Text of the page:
War of the Rebellion: Serial 057 Page 0570 KY., SW. VA., TENN., MISS., ALA., AND N. GA. Chapter XLIV.

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The order was then given to retire inside the fort, and General Forrest sent in a flag of truce demanding an unconditional surrender of the fort, which was returned with a decided refusal.

During the time consumed by this consultation advantage was taken by the enemy to place in position his force, they crawling up to the fort.

After the flag had retired, the fight was renewed and raged with fury for some time, when another flag of truce was sent in and another demand for surrender made, they assuring us at the same time that they would treat us as "prisoners of war."

Another refusal was returned, when they again charged the works and succeeded in carrying them. Shortly before this, however, Lieutenant John D. Hill, Sixth U. S. Heavy Artillery, was ordered outside the fort to burn some barracks, which he, with the assistance of a citizen who accompanied him, succeeded in effecting, and in returning was killed.

Major Bradford, of the Thirteenth Tennessee Cavalry, was now in command. At 4 o'clock the fort was in possession of the enemy, every man having been either killed, wounded, or captured.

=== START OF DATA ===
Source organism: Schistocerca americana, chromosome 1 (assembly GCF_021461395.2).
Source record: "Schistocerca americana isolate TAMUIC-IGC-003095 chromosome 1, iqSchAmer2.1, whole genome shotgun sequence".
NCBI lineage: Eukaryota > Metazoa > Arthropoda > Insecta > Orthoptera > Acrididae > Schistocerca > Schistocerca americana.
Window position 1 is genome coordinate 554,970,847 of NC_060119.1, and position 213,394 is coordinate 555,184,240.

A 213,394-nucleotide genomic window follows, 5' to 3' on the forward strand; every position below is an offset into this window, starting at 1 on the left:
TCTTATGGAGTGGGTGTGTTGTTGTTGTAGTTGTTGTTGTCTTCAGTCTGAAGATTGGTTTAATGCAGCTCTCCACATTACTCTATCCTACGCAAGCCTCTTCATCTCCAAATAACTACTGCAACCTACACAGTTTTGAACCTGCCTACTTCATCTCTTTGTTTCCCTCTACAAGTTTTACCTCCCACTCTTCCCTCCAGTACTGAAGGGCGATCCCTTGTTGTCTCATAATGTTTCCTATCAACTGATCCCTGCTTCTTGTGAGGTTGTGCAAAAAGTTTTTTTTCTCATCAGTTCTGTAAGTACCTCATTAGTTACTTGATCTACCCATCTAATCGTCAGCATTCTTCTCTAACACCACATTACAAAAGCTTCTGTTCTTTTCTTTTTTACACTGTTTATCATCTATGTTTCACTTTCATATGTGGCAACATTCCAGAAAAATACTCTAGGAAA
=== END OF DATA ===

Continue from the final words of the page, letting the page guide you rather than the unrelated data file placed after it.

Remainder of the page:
There never was a surrender of the fort, both officers and men declaring they never would surrender or ask for quarter.

As for myself, I escaped by putting on citizen's clothes, after I had been some time their prisoner. I received a slight wound of the left ear.

I cannot close this report without adding my testimony to that accorded by others wherever the black man has been brought into battle. Never did men fight better, and when the odds against us are considered it is truly miraculous that we should have held the fort an hour. To the colored troops is due the successful holding out until 4 p. m. The men were constantly at their posts, and in fact through the whole engagement showed a valor not, under the circumstances, to have been expected from troops less than veterans, either white or black.

The following is a list of the casualties among the officers as far as known: Killed, Major Lionel F. Booth, Sixth U. S. Heavy Artillery (colored); Major William F. Bradford, Thirteenth Tennessee Cavalry; Captain Theodore F. Bradford, Thirteenth Tennessee Cavalry; Captain Delos Carson, Company D, Sixth U. S. Heavy Artillery (colored); Lieutenant John D. Hill, Company C, Sixth U. S. Heavy Artillery (colored); Lieutenant Peter Bischoff,* Company A, Sixth U. S. Heavy Artillery (colored). Wounded, Captain Charles J. Epeneter, Company A, prisoner; Lieutenant Thomas W. McClure, Company C, prisoner; Lieutenant Henry Lippettt, Company B, escaped, badly wounded; Lieutenant Van Horn, Company D, escaped, slightly wounded.

I know of about 15 men of the Sixth U. S. Heavy Artillery (colored) having escaped, and all but 2 of them are wounded.

I have the honor to be, very respectfully, &c.,

DANIEL VAN HORN,

2nd Lieutenant Company D, Sixth U. S. Heavy Artillery (colored).

Lieutenant Colonel T. H. HARRIS,

Assistant Adjutant-General.

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*Not killed; was taken prisoner.

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